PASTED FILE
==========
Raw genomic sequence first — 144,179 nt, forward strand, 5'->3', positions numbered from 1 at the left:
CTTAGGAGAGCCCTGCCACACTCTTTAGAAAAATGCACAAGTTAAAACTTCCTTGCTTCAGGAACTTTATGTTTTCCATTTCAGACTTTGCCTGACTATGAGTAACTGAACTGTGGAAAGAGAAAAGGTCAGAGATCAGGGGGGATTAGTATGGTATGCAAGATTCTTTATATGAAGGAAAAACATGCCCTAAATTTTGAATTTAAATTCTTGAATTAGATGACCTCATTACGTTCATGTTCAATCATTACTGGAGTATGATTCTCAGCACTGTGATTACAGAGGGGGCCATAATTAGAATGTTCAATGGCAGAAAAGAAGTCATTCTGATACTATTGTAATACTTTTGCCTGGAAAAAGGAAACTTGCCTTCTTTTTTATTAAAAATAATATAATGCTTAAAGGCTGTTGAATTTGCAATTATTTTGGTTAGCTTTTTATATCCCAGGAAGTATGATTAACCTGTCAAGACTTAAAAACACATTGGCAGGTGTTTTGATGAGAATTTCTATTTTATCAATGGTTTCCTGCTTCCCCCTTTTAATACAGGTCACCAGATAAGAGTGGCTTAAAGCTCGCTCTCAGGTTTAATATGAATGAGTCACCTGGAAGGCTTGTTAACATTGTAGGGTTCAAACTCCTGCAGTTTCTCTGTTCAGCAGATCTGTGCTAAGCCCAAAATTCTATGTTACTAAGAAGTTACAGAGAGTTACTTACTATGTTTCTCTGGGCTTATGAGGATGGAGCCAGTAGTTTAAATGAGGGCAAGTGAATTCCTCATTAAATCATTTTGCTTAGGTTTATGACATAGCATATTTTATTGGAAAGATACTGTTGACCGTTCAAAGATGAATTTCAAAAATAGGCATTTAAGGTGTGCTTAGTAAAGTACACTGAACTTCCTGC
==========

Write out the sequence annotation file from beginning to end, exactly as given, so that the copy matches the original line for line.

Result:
Raw genomic sequence first — 144,179 nt, forward strand, 5'->3', positions numbered from 1 at the left:
CTTAGGAGAGCCCTGCCACACTCTTTAGAAAAATGCACAAGTTAAAACTTCCTTGCTTCAGGAACTTTATGTTTTCCATTTCAGACTTTGCCTGACTATGAGTAACTGAACTGTGGAAAGAGAAAAGGTCAGAGATCAGGGGGGATTAGTATGGTATGCAAGATTCTTTATATGAAGGAAAAACATGCCCTAAATTTTGAATTTAAATTCTTGAATTAGATGACCTCATTACGTTCATGTTCAATCATTACTGGAGTATGATTCTCAGCACTGTGATTACAGAGGGGGCCATAATTAGAATGTTCAATGGCAGAAAAGAAGTCATTCTGATACTATTGTAATACTTTTGCCTGGAAAAAGGAAACTTGCCTTCTTTTTTATTAAAAATAATATAATGCTTAAAGGCTGTTGAATTTGCAATTATTTTGGTTAGCTTTTTATATCCCAGGAAGTATGATTAACCTGTCAAGACTTAAAAACACATTGGCAGGTGTTTTGATGAGAATTTCTATTTTATCAATGGTTTCCTGCTTCCCCCTTTTAATACAGGTCACCAGATAAGAGTGGCTTAAAGCTCGCTCTCAGGTTTAATATGAATGAGTCACCTGGAAGGCTTGTTAACATTGTAGGGTTCAAACTCCTGCAGTTTCTCTGTTCAGCAGATCTGTGCTAAGCCCAAAATTCTATGTTACTAAGAAGTTACAGAGAGTTACTTACTATGTTTCTCTGGGCTTATGAGGATGGAGCCAGTAGTTTAAATGAGGGCAAGTGAATTCCTCATTAAATCATTTTGCTTAGGTTTATGACATAGCATATTTTATTGGAAAGATACTGTTGACCGTTCAAAGATGAATTTCAAAAATAGGCATTTAAGGTGTGCTTAGTAAAGTACACTGAACTTCCTGC